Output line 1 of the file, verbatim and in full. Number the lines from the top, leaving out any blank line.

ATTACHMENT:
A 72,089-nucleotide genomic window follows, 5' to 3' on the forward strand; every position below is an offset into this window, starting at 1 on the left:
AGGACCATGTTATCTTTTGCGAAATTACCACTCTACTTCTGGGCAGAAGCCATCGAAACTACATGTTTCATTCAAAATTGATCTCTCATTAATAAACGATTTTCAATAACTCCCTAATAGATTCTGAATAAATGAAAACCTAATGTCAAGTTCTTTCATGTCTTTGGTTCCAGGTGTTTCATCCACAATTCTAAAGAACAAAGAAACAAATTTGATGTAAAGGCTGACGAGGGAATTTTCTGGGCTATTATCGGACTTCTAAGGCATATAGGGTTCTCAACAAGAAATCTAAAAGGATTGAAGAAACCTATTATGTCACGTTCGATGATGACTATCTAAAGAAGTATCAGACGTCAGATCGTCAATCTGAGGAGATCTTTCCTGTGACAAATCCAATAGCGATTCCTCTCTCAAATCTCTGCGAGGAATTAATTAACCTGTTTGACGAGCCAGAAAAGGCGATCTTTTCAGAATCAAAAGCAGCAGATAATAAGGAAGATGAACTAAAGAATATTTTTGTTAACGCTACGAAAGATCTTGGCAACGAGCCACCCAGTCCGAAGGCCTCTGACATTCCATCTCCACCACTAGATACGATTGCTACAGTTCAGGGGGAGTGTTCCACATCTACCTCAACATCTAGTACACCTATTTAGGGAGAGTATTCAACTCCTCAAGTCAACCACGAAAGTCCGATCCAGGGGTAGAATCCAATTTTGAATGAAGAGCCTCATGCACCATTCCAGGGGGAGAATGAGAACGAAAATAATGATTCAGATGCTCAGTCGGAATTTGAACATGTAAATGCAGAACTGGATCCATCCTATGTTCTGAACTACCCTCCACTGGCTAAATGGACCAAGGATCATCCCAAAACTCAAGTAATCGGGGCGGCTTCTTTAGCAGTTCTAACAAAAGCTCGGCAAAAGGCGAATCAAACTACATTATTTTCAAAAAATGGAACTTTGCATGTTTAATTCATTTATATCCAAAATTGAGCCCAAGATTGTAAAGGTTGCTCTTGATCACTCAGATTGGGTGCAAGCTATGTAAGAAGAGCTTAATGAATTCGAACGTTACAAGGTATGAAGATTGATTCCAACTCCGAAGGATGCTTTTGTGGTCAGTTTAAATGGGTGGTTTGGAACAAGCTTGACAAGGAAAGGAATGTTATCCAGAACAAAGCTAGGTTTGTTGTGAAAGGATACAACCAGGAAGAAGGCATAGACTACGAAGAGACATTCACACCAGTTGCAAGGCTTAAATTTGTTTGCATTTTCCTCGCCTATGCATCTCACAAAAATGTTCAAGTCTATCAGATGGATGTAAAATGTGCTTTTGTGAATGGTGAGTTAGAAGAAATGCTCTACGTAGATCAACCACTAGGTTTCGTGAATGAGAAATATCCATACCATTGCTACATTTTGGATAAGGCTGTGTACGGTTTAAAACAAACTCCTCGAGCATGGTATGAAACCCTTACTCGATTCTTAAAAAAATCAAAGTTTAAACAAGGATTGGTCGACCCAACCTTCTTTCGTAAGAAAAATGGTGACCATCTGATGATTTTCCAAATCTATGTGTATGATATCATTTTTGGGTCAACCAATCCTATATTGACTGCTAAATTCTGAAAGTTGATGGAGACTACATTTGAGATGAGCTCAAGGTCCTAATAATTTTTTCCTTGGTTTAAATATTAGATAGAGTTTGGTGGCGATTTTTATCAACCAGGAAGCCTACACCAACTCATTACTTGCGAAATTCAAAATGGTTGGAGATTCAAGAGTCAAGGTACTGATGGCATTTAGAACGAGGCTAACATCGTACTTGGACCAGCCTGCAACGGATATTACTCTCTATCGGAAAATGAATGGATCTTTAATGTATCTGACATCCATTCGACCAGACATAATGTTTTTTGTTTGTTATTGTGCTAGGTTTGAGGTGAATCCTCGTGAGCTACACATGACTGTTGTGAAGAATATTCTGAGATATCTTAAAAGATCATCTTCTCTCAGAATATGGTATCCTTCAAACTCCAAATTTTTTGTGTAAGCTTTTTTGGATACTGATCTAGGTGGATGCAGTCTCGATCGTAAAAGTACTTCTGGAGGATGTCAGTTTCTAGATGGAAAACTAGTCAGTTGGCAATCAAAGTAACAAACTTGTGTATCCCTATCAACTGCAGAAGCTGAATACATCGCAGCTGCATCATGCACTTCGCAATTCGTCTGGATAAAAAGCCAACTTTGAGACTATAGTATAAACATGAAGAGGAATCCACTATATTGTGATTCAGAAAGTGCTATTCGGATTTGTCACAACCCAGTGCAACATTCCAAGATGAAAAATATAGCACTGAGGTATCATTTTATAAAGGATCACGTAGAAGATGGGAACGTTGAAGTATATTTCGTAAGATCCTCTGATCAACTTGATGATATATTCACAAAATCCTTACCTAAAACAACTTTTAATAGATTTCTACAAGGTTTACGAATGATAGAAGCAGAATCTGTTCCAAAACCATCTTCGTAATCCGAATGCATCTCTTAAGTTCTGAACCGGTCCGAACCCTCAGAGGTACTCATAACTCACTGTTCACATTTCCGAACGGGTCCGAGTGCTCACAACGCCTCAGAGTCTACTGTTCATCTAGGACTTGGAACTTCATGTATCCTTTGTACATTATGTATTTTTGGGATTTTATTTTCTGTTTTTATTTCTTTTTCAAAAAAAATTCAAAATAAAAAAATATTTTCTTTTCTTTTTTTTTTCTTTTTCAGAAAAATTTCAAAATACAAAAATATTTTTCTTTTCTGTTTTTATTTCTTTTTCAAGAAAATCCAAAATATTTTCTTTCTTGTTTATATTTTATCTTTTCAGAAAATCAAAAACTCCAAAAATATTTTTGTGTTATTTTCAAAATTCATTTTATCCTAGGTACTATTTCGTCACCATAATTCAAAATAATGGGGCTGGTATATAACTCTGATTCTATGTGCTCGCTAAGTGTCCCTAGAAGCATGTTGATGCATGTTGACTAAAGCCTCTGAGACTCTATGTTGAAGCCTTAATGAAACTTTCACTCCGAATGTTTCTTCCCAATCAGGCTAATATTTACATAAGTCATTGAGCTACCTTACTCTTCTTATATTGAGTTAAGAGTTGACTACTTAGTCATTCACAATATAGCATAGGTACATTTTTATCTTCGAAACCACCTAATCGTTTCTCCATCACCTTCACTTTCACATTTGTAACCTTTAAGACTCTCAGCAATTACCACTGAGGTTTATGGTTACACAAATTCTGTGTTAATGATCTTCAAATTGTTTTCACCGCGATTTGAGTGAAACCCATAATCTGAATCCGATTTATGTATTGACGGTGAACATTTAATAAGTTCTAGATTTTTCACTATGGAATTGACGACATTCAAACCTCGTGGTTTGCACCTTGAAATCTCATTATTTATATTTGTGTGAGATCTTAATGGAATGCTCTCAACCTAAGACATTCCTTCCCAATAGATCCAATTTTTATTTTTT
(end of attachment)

A 72,089-nucleotide genomic window follows, 5' to 3' on the forward strand; every position below is an offset into this window, starting at 1 on the left: